The Bullitt Center
Located in Seattle, the Bullitt Center was one of the first energy-positive green buildings. The building collects and treats rainwater for its showers, sinks and drinking taps, with greywater re-used on the green roof and in landscaping. There is also a solar array that completely covers the roof and overhangs the walls. Opened on Earth Day in 2013, it is designed to last for 250 years.
Berlin’s Car-Free Zone
The concept is simple: an area, at the heart of Berlin, where private car use is strictly prohibited to allow more space for cycling, walking and community-building. Car spots become flowerbeds and parks, air quality improves, children play in the street and the city’s carbon emissions are drastically decreased. Emergency and delivery vehicles, taxis and those with a mobility impairment can still drive in the city centre, and each person is entitled to take 12 trips per year in a rental or car share if necessary.
This plan has been drawn up by German group Berlin Autofrei, who point out that only three percent of public space in Berlin is currently devoted to cyclists, even though cyclists account for 15 percent of city traffic. The area in question is 88 square kilometres (the size of London’s zones 1 and 2), which would make Berlin’s car-free zone the largest in the world. The idea has 50,000 backers and counting. Under the “people’s referendum” system in Germany, campaigns such as this are put to a public vote once they gather support from 170,000 people (and may be implemented as public policy even before that).
A 15-minute city is one in which all the basic amenities that humans need can be reached by foot or bicycle within 15 minutes of home. The idea is attributed to Carlos Moreno, university professor and Paris’s “special envoy for smart cities,” though versions of the idea have been floated by various thinkers over the last century. 15-minute cities encourage localisation, foster community belonging and improve health while lowering the emissions caused by transportation. It’s a model that has enjoying renewed enthusiasm following the pandemic lockdowns of the last two years. Mayor of Paris, Anne Hidalgo, has already begun rolling out plans for 15-minute areas in her city, and Madrid, Ottawa, Seattle and Milan are following suit. Melbourne is currently trialling 20-minute neighbourhoods in Croydon South, Sunshine West and Strathmore (based on research that 20 minutes is the maximum amount of time most Australians are willing to walk to reach their destination) and has included the concept in its long-term plans for the city.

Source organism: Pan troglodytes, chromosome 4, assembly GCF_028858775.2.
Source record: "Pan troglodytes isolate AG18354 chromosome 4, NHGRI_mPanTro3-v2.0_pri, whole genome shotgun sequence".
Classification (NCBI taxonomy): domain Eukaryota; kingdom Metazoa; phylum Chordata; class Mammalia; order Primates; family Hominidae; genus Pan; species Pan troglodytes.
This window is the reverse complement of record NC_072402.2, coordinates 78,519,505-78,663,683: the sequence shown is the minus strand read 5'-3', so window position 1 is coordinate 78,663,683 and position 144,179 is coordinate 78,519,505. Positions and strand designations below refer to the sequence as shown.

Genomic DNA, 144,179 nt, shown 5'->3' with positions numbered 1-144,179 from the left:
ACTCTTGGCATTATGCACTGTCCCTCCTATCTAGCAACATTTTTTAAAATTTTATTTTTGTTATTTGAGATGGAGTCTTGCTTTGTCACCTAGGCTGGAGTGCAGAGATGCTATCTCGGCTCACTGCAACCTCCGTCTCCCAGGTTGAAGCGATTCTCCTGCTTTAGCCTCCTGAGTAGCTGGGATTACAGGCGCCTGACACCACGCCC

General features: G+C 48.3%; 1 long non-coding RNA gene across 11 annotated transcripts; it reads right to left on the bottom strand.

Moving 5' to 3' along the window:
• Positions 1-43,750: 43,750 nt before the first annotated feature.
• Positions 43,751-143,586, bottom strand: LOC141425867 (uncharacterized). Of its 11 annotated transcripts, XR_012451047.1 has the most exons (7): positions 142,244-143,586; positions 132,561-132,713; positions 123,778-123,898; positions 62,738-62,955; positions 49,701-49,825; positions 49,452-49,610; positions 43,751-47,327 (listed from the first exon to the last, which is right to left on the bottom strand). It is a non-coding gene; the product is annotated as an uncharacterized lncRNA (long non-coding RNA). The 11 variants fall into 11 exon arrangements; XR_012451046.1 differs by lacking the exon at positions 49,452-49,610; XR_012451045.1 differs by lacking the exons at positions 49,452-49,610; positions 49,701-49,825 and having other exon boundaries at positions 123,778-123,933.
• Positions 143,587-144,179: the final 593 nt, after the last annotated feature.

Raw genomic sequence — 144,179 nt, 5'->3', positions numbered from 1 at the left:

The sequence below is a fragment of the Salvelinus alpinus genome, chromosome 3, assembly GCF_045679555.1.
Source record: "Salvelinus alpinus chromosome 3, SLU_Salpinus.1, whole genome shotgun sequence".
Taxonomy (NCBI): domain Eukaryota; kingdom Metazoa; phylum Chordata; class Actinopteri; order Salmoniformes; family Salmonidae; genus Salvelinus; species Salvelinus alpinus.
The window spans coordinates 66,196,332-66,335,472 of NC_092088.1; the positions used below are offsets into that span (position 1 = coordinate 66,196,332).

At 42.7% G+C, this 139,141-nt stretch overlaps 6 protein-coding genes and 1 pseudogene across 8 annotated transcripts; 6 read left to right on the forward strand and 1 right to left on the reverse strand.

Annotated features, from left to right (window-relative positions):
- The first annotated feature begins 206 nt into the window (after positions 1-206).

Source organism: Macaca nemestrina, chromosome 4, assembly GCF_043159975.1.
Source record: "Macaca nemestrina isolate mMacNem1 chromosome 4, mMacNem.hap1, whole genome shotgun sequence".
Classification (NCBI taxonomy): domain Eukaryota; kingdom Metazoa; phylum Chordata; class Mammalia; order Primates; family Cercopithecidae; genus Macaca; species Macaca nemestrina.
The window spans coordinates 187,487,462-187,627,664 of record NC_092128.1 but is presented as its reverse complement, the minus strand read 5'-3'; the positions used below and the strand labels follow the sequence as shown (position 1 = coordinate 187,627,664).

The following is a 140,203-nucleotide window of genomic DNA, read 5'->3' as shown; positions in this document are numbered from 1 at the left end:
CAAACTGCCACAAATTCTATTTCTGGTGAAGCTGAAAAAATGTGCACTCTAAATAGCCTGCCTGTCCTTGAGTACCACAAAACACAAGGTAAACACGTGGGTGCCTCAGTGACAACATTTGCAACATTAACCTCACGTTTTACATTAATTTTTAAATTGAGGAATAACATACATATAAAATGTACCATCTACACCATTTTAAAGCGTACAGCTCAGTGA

Goulburn Street Housing
Commissioned by Communities Tasmania and designed by Australian sustainable architecture outfit Cumulus Studio, Goulburn Street is a demonstration of how public housing can look and feel. The 25-unit apartment block, which was built in 2021, was designed primarily for elderly people and those with disability. Each apartment is light-filled, bright and gently colourful, with plenty of ventilation and outdoor spaces in the form of either a balcony or courtyard. The project satisfies gold and silver standards of Liveable Housing Design and is built to be not just accessible but high-quality, long-lasting and joyful.
Constructed in Melbourne’s urban centre, with an offshoot now in Hobart, The Commons is a “sustainable urbanisation” project that engenders community through people-first design and shared spaces (such as a rooftop community garden) where likeminded residents can relax and connect. The original Brunswick project is a 7.5 star rated, 24-apartment building created in 2014 by Small Giants Developments in partnership with Breathe Architecture (also the brains behind the inspirational Nightingale). The project is designed to be affordable, sustainable and utterly liveable, and has earned several awards and inspired others in the industry to engineer similar feats.
Unión de Cooperativas Tosepan
Tosepan is a network of co-operatives with 35,000 members across 430 villages in the lush, cloud-forested Sierra Norte mountains of Puebla, Mexico. Tosepan is dedicated to constructing a holistic, sustainable, locally- and democratically-controlled economy rooted in Indigenous culture and knowledge.
Tosepan’s three civil associations and eight co-operatives cover a wide spectrum of basic needs. Organic staples like corn, beans and vegetables, as well as crops like coffee, pepper and sugarcane are grown on agroecological farms for community needs and local markets. Natural building – using local resources like bamboo and adobe – incorporates features like water harvesting, solar dehydrators, ecological cookstoves and renewable energy. Local healthcare focuses on prevention and traditional herbal remedies. Decentralised renewable energy aims for total energy sovereignty. A local co-operative bank supports the functioning of the entire ecosystem of co-operatives.
While building up local economic systems, Tosepan’s members also actively oppose the top-down imposition of a corporate-led global economy. They have successfully resisted corporate development projects including hydroelectric dams and a planned Walmart. They remind us all that, in the current capitalist political economy, true regeneration and renewal cannot be divorced from active resistance.